Times have been pretty tough for cable TV providers lately and it is looking like they will only get worse. Not only are people dropping the premium channels & packages in favor of saving a few bucks, there is also a huge flight to internet-based television services like Netflix, Hulu, and Amazon Video on Demand.
Unfortunately for the consumer, there is a catch. The cable companies who provide high bandwidth internet are the same ones providing the cable television channels. So what they see is a whole lot of people abandoning their profitable television packages while simultaneously gobbling up more bandwidth from the download of high definition video. Revenue drops, but the demand on their infrastructure is headed up.
Of course, the cable companies aren’t going to let this happen without a fight, and they’ve got quite a few points of leverage to influence the market situation.
Transfer fees: Last month, Comcast made a bold move in demanding that Netflix be held responsible for some of the costs of transferring data across the web. This is sort of an odd request for an ISP to make, as it basically claims that the content provider is responsible for the costs of moving data across the network. In that paradigm, what exactly does the ISP do to earn that cash we send them every month? This model would make them in to a brokerage house for various content providers, and that model is basically why cable TV includes a bunch of channels you don’t want while charging extra for the ones you do like to watch. For that to happen to the internet would basically be a huge step backwards!
Monopoly: Well, how can an ISP get away with this? A lot of customers don’t have a real choice in who brings them internet. For example, I live in a city big enough to have a (bad) professional football team, but we’re not big enough to have competition in cable. Bell South offers a relatively slow DSL service that can’t run streaming video in high definition, and Comcast is the only company that has access to the city’s cable infrastructure. So they know it doesn’t matter how much they charge or what restrictions they put on the internet service because you don’t really have a choice!
Bandwidth Caps: Remember when AOL switched to “unlimited” internet plans? It was a long time ago, but it was a pretty big deal. For about a decade there, we had come to see the web as an all-you-can-eat buffet of information. Server and network upgrades outpaced traffic demand and it suddenly didn’t matter if you spent all day chatting and playing online games.
Well, that all-you-can-download model of the internet is basically dead for now thanks to the factors and business interests described above.
Since 2008, Comcast has set a monthly 250 GB traffic limit for all residential web accounts. In standard definition, it could take 14 hours a day of internet TV – every day – to burn through that kind of bandwidth. But when you consider 720p or 1080p resolutions, you can really start to burn through some gigabytes every hour.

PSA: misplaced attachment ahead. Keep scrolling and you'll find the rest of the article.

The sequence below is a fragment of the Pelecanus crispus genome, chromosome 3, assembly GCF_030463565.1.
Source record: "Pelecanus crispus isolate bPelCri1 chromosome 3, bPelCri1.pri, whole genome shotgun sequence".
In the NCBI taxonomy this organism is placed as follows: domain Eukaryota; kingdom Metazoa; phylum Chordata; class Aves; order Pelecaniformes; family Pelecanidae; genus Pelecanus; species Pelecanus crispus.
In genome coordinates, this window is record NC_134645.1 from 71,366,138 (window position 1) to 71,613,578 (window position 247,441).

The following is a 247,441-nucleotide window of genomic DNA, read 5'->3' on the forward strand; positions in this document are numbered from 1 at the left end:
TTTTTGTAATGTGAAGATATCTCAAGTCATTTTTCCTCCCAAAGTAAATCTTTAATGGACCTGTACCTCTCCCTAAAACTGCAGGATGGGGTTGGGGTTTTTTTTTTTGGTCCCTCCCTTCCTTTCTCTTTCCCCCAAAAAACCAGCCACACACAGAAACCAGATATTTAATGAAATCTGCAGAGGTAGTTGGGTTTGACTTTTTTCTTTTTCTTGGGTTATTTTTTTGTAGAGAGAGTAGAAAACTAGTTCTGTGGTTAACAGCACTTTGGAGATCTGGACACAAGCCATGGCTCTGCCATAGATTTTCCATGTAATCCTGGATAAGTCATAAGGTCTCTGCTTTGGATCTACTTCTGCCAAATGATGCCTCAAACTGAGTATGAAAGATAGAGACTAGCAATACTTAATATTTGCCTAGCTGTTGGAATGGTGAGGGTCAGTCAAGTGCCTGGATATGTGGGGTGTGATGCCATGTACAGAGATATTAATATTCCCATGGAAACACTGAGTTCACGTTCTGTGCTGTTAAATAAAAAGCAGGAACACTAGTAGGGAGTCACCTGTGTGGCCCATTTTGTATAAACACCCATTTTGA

Think 250GB is bad? Some providers are even stricter in their attempt to salvage their TV business:
Rogers in Canada recently reduced the cap to 175 gigs per month. Time Warner tried to tried to introduce a 40GB monthly limit, but was met with fierce resistance from customers and eventually backed down. For a lot of wireless internet plans, it just gets even worse with “unlimited” services really just delivering a maximum of 5GB a month. So you buy this wireless video device and pay out the nose for services, just to find out that you weren’t supposed to actually use the service!
Content Ownership: The last ditch effort for Comcast seems to be their attempt to buy NBC. If they own the content, they can negotiate the licensing fee for internet TV providers, and basically make it prohibitively expensive for Netflix or Hulu or GoogleTV to run NBC’s popular programs while selling at a discount to other cable providers in order to keep the system as stagnant as possible.
Monopoly & Conflicting Interests
The basic situation is this: Hardware technology has caught up to the point where just about any video on the web can be easily transfered to a standard television. From the consumer’s point of view, there suddenly isn’t much use for cable and satellite TV. However, the ISPs that deliver that online data have a huge investment and financial stake in those obsolete content delivery plans. And unfortunately, they’ve got political and economic leverage to slow down progress for their own gain.
So what can we do? Well, give them some more to complain about! In a few days, my cable TV account will be going dark and I’ll be saving $50 a month while actually improving my choices when it comes to what shows and movies I want to watch (and when I want to watch them!) Comcast will be losing out on about $50 a month, and I’ll be putting a higher demand on their web servers.
Will they try to drop the caps again, raise prices, starve Netflix of content, and shake down the companies that own high-traffic web lines? Of course, but for every television package that gets canceled they lose just a little bit of that financial leverage that protects them from regulation and negotiation. Eventually, when the cost of internet access gets too high and restricted, competition becomes more feasible and new companies can rise up without the dead weight created by reliance on these old models of content and media distribution.